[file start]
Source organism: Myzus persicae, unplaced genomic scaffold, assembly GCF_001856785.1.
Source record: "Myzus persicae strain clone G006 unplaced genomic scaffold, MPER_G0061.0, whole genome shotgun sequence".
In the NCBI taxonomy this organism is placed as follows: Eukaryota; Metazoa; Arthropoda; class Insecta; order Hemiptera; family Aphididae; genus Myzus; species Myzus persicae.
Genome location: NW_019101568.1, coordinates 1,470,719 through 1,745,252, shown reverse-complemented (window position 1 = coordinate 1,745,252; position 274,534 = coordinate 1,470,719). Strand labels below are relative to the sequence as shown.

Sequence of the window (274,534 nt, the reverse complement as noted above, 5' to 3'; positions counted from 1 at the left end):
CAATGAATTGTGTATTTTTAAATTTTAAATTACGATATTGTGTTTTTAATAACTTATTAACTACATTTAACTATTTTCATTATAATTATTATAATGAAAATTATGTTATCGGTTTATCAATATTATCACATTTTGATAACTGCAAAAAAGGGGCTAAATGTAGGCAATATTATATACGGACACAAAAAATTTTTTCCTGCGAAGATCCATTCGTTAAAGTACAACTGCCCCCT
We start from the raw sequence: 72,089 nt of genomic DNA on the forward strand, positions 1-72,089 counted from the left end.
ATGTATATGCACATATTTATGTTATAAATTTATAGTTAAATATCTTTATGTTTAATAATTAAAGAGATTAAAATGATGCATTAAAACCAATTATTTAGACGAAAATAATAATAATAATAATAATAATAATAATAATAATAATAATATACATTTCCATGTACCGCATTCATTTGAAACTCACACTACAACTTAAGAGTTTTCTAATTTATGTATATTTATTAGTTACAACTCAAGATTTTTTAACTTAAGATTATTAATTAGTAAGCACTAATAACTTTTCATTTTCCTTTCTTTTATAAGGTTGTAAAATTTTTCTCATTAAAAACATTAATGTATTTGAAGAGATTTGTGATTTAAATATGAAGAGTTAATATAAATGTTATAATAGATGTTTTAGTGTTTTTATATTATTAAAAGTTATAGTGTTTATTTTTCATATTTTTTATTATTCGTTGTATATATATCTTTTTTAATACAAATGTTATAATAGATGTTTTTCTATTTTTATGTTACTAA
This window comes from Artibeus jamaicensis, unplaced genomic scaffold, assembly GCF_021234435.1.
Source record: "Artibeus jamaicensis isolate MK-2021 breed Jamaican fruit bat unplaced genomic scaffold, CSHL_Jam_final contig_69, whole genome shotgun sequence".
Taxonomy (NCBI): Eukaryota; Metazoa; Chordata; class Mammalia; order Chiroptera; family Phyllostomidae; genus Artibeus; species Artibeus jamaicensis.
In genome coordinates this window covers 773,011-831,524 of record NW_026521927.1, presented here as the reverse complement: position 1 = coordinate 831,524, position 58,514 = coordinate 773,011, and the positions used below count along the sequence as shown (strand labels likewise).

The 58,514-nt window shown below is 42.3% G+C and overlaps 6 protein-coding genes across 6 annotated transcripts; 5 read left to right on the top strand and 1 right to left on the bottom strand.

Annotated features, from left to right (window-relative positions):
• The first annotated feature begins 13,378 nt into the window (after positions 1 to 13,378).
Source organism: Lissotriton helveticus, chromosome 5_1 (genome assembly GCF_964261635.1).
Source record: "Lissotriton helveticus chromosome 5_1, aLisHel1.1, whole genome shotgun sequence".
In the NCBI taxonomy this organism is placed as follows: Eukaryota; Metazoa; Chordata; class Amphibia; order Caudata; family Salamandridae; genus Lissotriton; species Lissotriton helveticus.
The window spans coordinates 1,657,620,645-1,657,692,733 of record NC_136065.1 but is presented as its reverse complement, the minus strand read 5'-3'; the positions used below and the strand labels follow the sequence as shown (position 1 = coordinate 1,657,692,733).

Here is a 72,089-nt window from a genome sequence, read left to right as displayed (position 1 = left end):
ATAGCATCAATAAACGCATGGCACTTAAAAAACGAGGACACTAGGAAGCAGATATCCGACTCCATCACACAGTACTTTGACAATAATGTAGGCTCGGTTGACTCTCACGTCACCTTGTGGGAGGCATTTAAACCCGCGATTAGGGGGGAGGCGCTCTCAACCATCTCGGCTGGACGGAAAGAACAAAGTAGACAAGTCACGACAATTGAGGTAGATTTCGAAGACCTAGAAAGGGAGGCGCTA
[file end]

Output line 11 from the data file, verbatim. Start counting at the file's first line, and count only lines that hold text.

Taxonomy (NCBI): Eukaryota; Metazoa; Chordata; class Mammalia; order Chiroptera; family Phyllostomidae; genus Artibeus; species Artibeus jamaicensis.